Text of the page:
Possessed by Possessions

Posted on Tue, Aug 3, 2010:

Sermon for August 1, 2010

Possessed by Possessions

Rev. Jim Merritt

Trinity MCC

August 1, 2010



            According to Andrew Greely in his 2004 Chicago Sun Times article, the most serious spiritual problem in America today is unbridled greed.  I agree with him.  Greed causes every one of the disgraceful corporate scandals we see in the news every week.  Greed is responsible in large degree for crooked politicians, crooked cops, crooked preachers, and nearly every form of crooked behavior.  Greed produces rashes of tax cuts for the wealthiest citizens of our country and takes food off the tables and out of the mouths of poor people.  Greed is responsible for crazy immigration laws that lead to the deaths of thousands of men and women each year as they struggle to cross deserts in search of a job that will pay just enough to keep their children and spouses alive.  Greed is responsible for obscene salaries for corporate CEO’s while the workers who really keep their companies struggle with pay that is no possible way a living wage.  Greed is killing us; physically, emotionally and spiritually.  Greed is what is running a country whose leaders were, according the late President Ronald Reagan, “the haves and the have mores.”  Greed is appropriately listed among the seven deadly sins of  Pride, Anger, Gluttony, Sloth, Envy, Lust and GREED.  We are a people, we are a church, we are a culture absolutely Possessed by Possessions, in every shape manner and form.  Let’s look for a few minutes at what scripture has to say about it.

            As an introduction to today’s Gospel, I need to make one statement. Let us not be too quick to dismiss this gospel because the term “rich” does not apply to us.  Sisters and brothers, because we woke up with a roof over our heads and clothes to put on our backs and more or less what we wanted to eat and drink for breakfast and because we were able to get ourselves to church this morning and we have ways to get ourselves home without walking, because of all these facts, you and I, ALL of us, are among the riches people in the whole world.  So, let us listen well to what the Gospel has for us.

            In his gospel, Luke uses this anonymous voice from the crowd to set up a lesson about what is lesser and what is greater.  The voice wants Jesus to settle a sort of legal dispute.  It is not interested in what Jesus has to say and has seems not to know the real importance of who Jesus is.  The questioner simply wants what he wants and he wants it right now. Sound familiar?  So he misses out on the amazing gift he might receive from mindfully being in the presence of Jesus and hearing what he had to say.  Focus is very important.  What Jesus, via Luke, has been teaching so far is the ability to face threats, even on one’s life, with a lack of fear.  So they, Jesus and Luke, seize this opportunity to teach the listeners and us that if threats against our lives should not produce fear, then fear should not lead us to surround ourselves with possessions that will not protect us anyway.  All these possessions really are of no long term value whatsoever. The lesson is clear, finally, that life cannot be secured by possessions.  It just can’t.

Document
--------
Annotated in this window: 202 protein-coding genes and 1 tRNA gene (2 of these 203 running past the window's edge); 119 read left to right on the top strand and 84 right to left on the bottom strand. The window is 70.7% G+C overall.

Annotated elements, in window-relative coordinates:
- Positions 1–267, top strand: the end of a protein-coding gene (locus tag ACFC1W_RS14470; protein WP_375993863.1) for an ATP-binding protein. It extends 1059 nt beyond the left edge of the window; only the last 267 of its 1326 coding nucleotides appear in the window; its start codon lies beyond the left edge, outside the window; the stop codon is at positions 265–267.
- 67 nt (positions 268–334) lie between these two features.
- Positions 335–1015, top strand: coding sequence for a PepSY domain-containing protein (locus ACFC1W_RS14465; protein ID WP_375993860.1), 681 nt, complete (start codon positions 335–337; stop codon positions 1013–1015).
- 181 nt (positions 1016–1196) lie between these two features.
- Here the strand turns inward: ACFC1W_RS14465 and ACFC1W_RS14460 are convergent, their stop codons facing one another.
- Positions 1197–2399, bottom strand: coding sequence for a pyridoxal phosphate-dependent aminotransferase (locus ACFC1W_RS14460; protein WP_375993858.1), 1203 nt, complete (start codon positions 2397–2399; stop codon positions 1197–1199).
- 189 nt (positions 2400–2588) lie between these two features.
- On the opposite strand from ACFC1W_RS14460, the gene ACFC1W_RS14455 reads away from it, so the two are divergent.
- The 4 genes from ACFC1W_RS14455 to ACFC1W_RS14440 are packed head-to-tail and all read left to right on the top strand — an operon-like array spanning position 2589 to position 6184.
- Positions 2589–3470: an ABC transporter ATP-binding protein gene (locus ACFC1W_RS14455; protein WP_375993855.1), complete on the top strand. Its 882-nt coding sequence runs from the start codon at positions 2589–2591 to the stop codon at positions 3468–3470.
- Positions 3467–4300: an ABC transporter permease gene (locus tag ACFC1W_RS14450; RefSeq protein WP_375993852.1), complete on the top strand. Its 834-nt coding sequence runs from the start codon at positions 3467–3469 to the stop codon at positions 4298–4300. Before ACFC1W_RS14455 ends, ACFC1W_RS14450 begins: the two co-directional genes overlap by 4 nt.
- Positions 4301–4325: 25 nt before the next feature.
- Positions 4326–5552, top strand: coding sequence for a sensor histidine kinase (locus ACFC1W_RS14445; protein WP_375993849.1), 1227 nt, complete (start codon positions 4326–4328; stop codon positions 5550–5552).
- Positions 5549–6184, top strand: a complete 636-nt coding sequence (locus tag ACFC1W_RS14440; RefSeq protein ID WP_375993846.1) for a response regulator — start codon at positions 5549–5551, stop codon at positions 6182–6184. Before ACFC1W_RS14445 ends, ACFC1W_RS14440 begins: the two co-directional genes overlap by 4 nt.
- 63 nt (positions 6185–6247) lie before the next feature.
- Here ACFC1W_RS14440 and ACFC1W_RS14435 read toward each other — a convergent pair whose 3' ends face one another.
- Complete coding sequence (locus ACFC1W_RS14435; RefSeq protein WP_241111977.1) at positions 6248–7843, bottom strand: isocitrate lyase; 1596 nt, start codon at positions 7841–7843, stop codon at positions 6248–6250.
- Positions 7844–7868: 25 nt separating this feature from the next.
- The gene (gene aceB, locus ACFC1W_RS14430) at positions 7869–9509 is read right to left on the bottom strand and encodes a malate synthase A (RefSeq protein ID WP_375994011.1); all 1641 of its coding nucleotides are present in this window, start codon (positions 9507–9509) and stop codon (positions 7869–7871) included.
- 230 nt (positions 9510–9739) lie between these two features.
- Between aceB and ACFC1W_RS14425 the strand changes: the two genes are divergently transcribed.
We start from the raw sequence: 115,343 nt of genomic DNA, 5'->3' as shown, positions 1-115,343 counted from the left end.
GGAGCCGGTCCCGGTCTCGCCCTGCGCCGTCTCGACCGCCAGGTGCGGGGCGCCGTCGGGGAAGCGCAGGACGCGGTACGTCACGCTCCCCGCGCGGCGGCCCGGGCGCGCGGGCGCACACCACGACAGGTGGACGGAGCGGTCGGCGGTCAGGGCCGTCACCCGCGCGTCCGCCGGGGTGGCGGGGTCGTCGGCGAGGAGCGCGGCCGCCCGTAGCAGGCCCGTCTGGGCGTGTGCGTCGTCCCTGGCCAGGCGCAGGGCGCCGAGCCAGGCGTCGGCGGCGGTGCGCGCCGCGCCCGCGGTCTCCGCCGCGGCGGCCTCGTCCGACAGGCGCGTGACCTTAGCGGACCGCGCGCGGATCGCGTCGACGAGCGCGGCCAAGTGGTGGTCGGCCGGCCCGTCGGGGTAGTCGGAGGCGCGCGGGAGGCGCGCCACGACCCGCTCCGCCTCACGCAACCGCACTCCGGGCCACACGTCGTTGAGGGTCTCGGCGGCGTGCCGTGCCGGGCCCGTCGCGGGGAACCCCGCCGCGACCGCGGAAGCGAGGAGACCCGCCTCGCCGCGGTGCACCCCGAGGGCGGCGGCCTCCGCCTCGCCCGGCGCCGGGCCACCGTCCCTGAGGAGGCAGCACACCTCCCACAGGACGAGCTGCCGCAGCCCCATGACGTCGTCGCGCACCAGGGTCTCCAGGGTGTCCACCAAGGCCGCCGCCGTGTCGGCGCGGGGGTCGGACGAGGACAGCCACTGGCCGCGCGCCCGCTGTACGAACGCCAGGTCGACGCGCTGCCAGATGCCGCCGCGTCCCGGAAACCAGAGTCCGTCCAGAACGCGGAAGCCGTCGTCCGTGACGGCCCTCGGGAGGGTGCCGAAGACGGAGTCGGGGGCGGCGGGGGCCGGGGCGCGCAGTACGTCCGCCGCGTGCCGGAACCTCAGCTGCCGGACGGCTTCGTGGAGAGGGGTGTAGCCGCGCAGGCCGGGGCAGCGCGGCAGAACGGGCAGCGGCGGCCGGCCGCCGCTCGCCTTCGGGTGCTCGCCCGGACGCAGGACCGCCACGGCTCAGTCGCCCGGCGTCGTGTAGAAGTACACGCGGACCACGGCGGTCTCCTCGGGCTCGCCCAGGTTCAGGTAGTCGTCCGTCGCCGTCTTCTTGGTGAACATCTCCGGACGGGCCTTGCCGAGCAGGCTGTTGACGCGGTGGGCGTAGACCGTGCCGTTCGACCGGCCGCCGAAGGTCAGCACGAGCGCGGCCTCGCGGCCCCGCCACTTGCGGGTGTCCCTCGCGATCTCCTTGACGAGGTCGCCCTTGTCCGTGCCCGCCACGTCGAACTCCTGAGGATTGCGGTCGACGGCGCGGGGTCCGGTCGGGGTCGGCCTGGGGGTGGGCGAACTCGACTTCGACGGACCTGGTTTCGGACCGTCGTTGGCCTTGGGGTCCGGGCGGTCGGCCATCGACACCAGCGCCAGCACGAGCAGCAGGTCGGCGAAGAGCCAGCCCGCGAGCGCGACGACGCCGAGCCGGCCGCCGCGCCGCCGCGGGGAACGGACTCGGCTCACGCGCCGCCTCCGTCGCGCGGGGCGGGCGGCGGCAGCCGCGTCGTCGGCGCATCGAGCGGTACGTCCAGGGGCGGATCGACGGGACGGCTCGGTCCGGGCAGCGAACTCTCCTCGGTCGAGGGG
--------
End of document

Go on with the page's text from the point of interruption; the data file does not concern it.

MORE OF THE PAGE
Possessions cannot buy us happiness.  Possessions cannot buy us love.  Possessions cannot buy us long term attention.  Possessions cannot even buy us self-worth.  As a matter of fact, according to Michaela Bruzzese, in his Living the Word, “ the real treasure, the only one able to satisfy our profound hunger to love and be loved, is the unconditional and all-consuming love of God. It alone can quench our thirst; like a parent, God wraps us "with bands of love" and clothes us with new life. And unlike material wealth, this treasure does not trap us, but liberates us, giving us the strength and courage to be liberators in the world.  I love the way our MCC Sister, Rev. Lori McPherson writes about this.  She says, “Seeking out comfort in anything but God is futile whether that thing is a bottle or a bank account. Jesus’ warning here is not against wealth per se, but against the false security that wealth and possessions can breed. “One’s life does not consist in the abundance of possessions” (Luke 12:15b). We could replace money and possessions with anything we use to seek identity and comfort in rather than God and the same futility (would still be) present.

            Brothers and Sisters, where is your treasure this morning?  Is it in the bank?  Is it in your house?  Is it in lots of stuff?  Is it perhaps in your status?  Let us all hear these words of Gospel together

            Strive for God’s realm*, and things will be given to you as well. 32 ‘Do not be afraid, little flock, for it is your Creator’s good pleasure to give you the kingdom. 33Sell your possessions, and give alms. Make purses for yourselves that do not wear out, an unfailing treasure in heaven, where no thief comes near and no moth destroys.

            Possessed by Possessions?  No way.  Possessed by God….may it truly be so in our hearts, in this church, and in all we do together.

God, we thank you for your word.  We thank you that even in this Gospel written so long ago, life changing lessons are still available to you.  Right now, God, in this very moment, we surrender all that we have, all that we are and all that we will ever be to you.  We want to be possessed by you in ways that will bring this very good news to all the world.  Bless and use us we pray; In the many names of Jesus.  AMEN.

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